Tenpyō (天平), also romanized as Tempyō, was a Japanese era name (年号, nengō, , lit. "year name") after Jinki and before Tenpyō-kanpō. This period started in August 729 and ended in April 749. The reigning emperor was Shōmu-tennō (聖武天皇).
Events of the Tenpyō era[change | edit source]
- 740 (Tenpyō 12, 10th month): The forces of Fujiwara no Hirotsugu are defeated in Hizen Province on the island of Kyushu.
- 740 (Tenpyō 12): Japan's capital city is established in Kuni-kyō.
- 741 (Tenpyō 13): The Emperor establishes Buddhist temples in the provinces of Japan. Provincial monasteries were built.
- 743 (Tenpyō 15): The Emperor orders creation of a huge statue of the Buddha (daibutsu) which will be part of Tōdai-ji, Nara.
- 744 (Tenpyō 16): Naniwa-kyō became Japan's capital.
- 745 (Tenpyō 17): The capital returns to Heijō-kyō.
- 749 (Tenpyō 20, 4th month): Former-Empress Genshō died.
- 749 (Tenpyō 20): After a 25-year reign, Emperor Shōmu abdicated and took vows as a Buddhist priest. Shōmu's daughter receives the succession (senso). Soon after, Empress Kōken's role as monarch was confirmed (sokui).
Gallery[change | edit source]
Ground-plan of Heijō-kyō
Related pages[change | edit source]
References[change | edit source]
- Nussbaum, Louis-Frédéric. (2005). "Tempyō" in Japan Encyclopedia, p. 957.
- Nussbaum, "Shōmu Tennō," p. 884; Titsingh, Isaac. (1834). Annales des empereurs du japon, pp. 67-73; Brown, Delmer et al. (1979). Gukanshō, pp. 272-273; Varley, H. Paul. Jinnō Shōtōki, pp. 141-143.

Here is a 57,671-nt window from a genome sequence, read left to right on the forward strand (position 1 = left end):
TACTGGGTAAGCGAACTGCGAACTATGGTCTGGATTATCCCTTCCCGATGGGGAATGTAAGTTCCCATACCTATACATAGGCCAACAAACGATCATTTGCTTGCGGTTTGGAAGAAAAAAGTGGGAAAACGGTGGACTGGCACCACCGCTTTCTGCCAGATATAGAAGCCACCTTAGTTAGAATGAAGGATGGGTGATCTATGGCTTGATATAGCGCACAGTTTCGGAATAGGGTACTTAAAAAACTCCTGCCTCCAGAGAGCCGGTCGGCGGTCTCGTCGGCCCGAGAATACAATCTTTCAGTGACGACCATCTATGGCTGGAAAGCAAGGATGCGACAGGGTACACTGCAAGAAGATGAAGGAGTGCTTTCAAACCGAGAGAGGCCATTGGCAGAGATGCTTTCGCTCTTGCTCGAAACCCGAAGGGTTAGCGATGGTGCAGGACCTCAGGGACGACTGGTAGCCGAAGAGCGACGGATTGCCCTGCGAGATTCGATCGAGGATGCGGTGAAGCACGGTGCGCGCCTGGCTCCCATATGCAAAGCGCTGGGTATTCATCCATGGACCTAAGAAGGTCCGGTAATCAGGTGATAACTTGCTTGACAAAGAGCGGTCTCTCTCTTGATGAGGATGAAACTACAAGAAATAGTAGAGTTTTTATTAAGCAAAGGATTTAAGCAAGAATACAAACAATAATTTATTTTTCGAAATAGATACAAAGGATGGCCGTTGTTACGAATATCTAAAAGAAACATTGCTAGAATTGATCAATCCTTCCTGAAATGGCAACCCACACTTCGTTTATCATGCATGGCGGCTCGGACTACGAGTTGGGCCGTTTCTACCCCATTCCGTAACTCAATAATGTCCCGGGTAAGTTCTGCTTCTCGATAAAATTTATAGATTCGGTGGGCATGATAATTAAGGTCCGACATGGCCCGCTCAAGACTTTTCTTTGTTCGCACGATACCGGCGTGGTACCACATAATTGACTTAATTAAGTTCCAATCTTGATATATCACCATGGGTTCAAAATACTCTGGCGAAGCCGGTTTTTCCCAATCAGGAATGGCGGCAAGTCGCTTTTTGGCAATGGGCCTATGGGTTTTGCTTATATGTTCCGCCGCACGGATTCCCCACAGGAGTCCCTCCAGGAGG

- Titsingh, p. 71.
- Titsingh, p. 71; 恭仁宮跡の発掘調査 (Excavations on the Kuni Palace site, Kyoto Prefectural Board of Education); retrieved 2012-5-4.
- Varley, pp. 141-142.
- Brown, p. 273; Varley, p. 141.
- Titsingh, p. 72.
- Titsingh, p. 71; Varley, p. 141; Imperial Household Agency (Kunaichō), 元正天皇 (44); retrieved 2012-5-22.
- Varley, p. 143; Shomu was the first emperor to become a Buddhist priest; and Empress Komyo was the first empress to became a Buddhist nun.
- Titsingh, p. 73; Varley, p. 44; a distinct act of senso is unrecognized prior to Emperor Tenji; and all sovereigns except Jitō, Yōzei, Go-Toba, and Fushimi have senso and sokui in the same year until the reign of Emperor Go-Murakami. Compare Kunaichō, Ceremony of Accession (Sokui-no-Rei); retrieved 2012-5-22.
Other websites[change | edit source]
- National Diet Library, "The Japanese Calendar" -- historical overview plus illustrative images from library's collection
|Era or nengō: